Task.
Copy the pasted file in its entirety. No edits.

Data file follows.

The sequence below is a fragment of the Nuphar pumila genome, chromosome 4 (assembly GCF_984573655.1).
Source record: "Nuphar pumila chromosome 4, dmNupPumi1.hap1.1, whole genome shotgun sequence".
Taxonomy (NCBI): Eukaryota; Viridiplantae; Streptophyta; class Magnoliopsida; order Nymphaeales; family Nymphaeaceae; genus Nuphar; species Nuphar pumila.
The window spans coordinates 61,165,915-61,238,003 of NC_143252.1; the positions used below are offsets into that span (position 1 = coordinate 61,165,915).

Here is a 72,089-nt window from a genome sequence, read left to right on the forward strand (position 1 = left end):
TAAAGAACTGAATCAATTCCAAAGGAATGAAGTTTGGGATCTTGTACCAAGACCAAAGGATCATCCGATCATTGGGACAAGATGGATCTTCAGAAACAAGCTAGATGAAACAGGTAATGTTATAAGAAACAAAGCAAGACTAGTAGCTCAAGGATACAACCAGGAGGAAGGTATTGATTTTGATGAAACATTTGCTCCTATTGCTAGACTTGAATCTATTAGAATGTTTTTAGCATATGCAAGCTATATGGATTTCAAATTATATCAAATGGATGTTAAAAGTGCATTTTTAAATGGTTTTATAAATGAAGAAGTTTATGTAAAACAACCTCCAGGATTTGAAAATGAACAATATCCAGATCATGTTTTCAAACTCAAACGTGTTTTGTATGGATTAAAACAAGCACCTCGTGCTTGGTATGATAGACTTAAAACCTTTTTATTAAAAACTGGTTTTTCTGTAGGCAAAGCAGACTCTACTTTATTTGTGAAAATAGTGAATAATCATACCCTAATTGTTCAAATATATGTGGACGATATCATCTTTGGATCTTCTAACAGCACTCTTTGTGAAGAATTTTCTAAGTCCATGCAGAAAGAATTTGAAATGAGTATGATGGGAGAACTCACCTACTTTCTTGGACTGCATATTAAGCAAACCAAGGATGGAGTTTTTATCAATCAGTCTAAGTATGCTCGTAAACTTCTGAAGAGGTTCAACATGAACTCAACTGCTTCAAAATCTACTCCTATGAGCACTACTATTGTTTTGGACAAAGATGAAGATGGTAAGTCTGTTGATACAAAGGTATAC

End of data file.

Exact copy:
The sequence below is a fragment of the Nuphar pumila genome, chromosome 4 (assembly GCF_984573655.1).
Source record: "Nuphar pumila chromosome 4, dmNupPumi1.hap1.1, whole genome shotgun sequence".
Taxonomy (NCBI): Eukaryota; Viridiplantae; Streptophyta; class Magnoliopsida; order Nymphaeales; family Nymphaeaceae; genus Nuphar; species Nuphar pumila.
The window spans coordinates 61,165,915-61,238,003 of NC_143252.1; the positions used below are offsets into that span (position 1 = coordinate 61,165,915).

Here is a 72,089-nt window from a genome sequence, read left to right on the forward strand (position 1 = left end):
TAAAGAACTGAATCAATTCCAAAGGAATGAAGTTTGGGATCTTGTACCAAGACCAAAGGATCATCCGATCATTGGGACAAGATGGATCTTCAGAAACAAGCTAGATGAAACAGGTAATGTTATAAGAAACAAAGCAAGACTAGTAGCTCAAGGATACAACCAGGAGGAAGGTATTGATTTTGATGAAACATTTGCTCCTATTGCTAGACTTGAATCTATTAGAATGTTTTTAGCATATGCAAGCTATATGGATTTCAAATTATATCAAATGGATGTTAAAAGTGCATTTTTAAATGGTTTTATAAATGAAGAAGTTTATGTAAAACAACCTCCAGGATTTGAAAATGAACAATATCCAGATCATGTTTTCAAACTCAAACGTGTTTTGTATGGATTAAAACAAGCACCTCGTGCTTGGTATGATAGACTTAAAACCTTTTTATTAAAAACTGGTTTTTCTGTAGGCAAAGCAGACTCTACTTTATTTGTGAAAATAGTGAATAATCATACCCTAATTGTTCAAATATATGTGGACGATATCATCTTTGGATCTTCTAACAGCACTCTTTGTGAAGAATTTTCTAAGTCCATGCAGAAAGAATTTGAAATGAGTATGATGGGAGAACTCACCTACTTTCTTGGACTGCATATTAAGCAAACCAAGGATGGAGTTTTTATCAATCAGTCTAAGTATGCTCGTAAACTTCTGAAGAGGTTCAACATGAACTCAACTGCTTCAAAATCTACTCCTATGAGCACTACTATTGTTTTGGACAAAGATGAAGATGGTAAGTCTGTTGATACAAAGGTATAC